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Title:  A letter to George Washington: on the subject of the late treaty concluded between Great-Britain and the United States of America, including other matters. By Thomas Paine, ...
Author: Paine, Thomas, 1737-1809.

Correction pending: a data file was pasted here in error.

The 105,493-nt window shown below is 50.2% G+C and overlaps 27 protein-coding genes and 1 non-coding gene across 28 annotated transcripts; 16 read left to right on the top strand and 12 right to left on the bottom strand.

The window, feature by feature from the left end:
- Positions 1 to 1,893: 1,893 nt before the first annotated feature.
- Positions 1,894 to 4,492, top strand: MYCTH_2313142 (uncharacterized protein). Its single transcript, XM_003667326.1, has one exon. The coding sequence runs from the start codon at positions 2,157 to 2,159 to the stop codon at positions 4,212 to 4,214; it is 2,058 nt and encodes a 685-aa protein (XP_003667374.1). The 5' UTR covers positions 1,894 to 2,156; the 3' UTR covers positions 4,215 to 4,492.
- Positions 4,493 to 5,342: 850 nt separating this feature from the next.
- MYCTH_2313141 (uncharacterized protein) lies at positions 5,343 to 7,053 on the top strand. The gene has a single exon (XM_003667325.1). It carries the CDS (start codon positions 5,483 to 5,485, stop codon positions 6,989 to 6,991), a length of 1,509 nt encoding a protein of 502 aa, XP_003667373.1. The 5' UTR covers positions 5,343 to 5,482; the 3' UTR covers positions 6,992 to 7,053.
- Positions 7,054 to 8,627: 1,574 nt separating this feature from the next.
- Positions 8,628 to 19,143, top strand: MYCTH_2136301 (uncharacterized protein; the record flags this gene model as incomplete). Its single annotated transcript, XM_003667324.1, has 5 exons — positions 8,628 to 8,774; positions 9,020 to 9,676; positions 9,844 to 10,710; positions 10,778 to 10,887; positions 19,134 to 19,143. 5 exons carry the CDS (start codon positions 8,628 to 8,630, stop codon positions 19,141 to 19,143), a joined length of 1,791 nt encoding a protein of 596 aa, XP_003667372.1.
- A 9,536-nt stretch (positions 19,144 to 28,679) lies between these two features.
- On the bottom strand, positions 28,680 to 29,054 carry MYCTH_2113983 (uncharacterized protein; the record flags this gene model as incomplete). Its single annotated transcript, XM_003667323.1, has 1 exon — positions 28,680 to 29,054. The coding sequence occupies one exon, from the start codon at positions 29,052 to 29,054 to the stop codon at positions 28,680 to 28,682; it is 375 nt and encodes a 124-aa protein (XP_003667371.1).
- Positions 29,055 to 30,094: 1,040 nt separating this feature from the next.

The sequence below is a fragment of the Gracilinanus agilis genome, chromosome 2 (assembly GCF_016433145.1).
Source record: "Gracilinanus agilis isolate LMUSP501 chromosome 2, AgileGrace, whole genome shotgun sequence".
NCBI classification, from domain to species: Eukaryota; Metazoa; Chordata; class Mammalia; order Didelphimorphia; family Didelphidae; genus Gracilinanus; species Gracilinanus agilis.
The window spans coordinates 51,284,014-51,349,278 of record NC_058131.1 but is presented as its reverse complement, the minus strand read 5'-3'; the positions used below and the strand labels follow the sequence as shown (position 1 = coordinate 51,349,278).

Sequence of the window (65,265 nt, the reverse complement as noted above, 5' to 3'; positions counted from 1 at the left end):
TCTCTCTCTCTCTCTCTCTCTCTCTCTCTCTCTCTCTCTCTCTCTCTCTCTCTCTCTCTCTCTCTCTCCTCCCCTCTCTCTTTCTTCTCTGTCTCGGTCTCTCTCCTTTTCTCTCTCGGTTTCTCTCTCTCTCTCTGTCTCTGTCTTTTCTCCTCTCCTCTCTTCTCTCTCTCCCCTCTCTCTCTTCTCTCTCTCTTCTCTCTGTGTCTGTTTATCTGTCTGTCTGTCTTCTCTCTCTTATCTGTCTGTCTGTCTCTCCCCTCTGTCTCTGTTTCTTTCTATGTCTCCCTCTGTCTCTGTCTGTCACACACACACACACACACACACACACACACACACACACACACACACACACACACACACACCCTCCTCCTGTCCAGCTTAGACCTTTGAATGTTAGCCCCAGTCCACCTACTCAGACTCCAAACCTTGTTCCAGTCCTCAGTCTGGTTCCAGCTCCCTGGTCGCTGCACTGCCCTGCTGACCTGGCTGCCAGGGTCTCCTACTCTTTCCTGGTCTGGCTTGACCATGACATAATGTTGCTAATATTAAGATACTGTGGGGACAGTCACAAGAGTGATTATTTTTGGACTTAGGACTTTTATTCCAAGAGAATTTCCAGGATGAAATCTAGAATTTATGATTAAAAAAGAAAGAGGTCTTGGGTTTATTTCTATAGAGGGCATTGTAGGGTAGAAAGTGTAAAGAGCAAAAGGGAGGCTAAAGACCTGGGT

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No wonder we see so much pusillanimity in the president, when we see so little enterprise in the general!The campaign of 1777 be ame famous, not by any thing on the part of General Washington, but by the capture of General Burgoyne and the army under his command, by the northern army at Saratoga, under General Gates. So totally distinct and unconnected were the two armies of Washington and Gates, and so independent was the latter of the authority of the nominal commander in chief, that the two generals did not so much as correspond, and it was only by a letter of General (since Governor) Clinton, th General Washington was informed of that event. The Bsh took possession of Philadelphia this year, which they evaated the next, just time enough to save their heavy baggage and sleet of trans∣ports from capture by the ench admiral D'Estaign, who arrived at the mouth of the Delaware soon after.The capture of Burgoyne gave an lat in Europe to the American arms, and facilitated the alliance with France. The eclat, however, was not kept up by any thing on the part of General Washington. The same unfortunate languor that marked his entrance into the fiel, continued always. Dis∣content began to prevail strongly against him, and a party was formed in Congress, whilst sitting at York Town in Pen∣lvania, for removing him from the command of the army. The hope however of better times, the news of the alliance with France, and the unwillingness of showing discontent, dissipated the matter.Nothing was done in the campaign of 1778, 1779, 1780, in the part where genera Washington commanded, except the taking Stony-Point by general Wayne. The southern states in the mean time were overrun by the enemy. They were afterwards recovered by general Greene, who had in a very great measure created the army that accomplished that recovery. In all this general Washington had no share. The Fabian system of war, followed by him, began now to un∣told itself with all its evils; for what is Fabian war without Fabian means to support it? The finances of Congress, de∣pending wholly on emissions of paper-money, were exhausted. Its credit was gone. The continental treasury was not able to pay the expence of a brigade of waggons to transport the necessary stores to the army, and yet the sole object, the esta∣blishment of the revolution, was a thing of remote distance. The time I am now speaking of is in the latter end of the year 1780.In this situation of things it was found not only exi∣ent, but absolutely necessary, for Congress to the whole